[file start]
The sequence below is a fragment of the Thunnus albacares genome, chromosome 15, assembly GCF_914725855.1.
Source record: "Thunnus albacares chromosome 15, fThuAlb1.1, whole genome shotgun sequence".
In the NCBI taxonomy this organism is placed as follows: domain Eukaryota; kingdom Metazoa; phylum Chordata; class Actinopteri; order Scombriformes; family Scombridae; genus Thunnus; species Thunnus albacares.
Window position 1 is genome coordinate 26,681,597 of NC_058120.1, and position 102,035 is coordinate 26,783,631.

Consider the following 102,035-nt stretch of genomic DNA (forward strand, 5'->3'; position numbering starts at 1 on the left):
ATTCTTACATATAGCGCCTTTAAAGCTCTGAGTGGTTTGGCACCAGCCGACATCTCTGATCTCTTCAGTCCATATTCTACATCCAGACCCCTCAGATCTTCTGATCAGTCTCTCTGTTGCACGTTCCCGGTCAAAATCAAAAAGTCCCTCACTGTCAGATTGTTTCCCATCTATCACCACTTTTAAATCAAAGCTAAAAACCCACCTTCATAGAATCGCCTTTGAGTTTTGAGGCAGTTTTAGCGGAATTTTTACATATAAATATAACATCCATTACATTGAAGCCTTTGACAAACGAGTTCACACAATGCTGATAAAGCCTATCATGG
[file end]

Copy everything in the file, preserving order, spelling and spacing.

The sequence below is a fragment of the Thunnus albacares genome, chromosome 15, assembly GCF_914725855.1.
Source record: "Thunnus albacares chromosome 15, fThuAlb1.1, whole genome shotgun sequence".
In the NCBI taxonomy this organism is placed as follows: domain Eukaryota; kingdom Metazoa; phylum Chordata; class Actinopteri; order Scombriformes; family Scombridae; genus Thunnus; species Thunnus albacares.
Window position 1 is genome coordinate 26,681,597 of NC_058120.1, and position 102,035 is coordinate 26,783,631.

Consider the following 102,035-nt stretch of genomic DNA (forward strand, 5'->3'; position numbering starts at 1 on the left):
ATTCTTACATATAGCGCCTTTAAAGCTCTGAGTGGTTTGGCACCAGCCGACATCTCTGATCTCTTCAGTCCATATTCTACATCCAGACCCCTCAGATCTTCTGATCAGTCTCTCTGTTGCACGTTCCCGGTCAAAATCAAAAAGTCCCTCACTGTCAGATTGTTTCCCATCTATCACCACTTTTAAATCAAAGCTAAAAACCCACCTTCATAGAATCGCCTTTGAGTTTTGAGGCAGTTTTAGCGGAATTTTTACATATAAATATAACATCCATTACATTGAAGCCTTTGACAAACGAGTTCACACAATGCTGATAAAGCCTATCATGG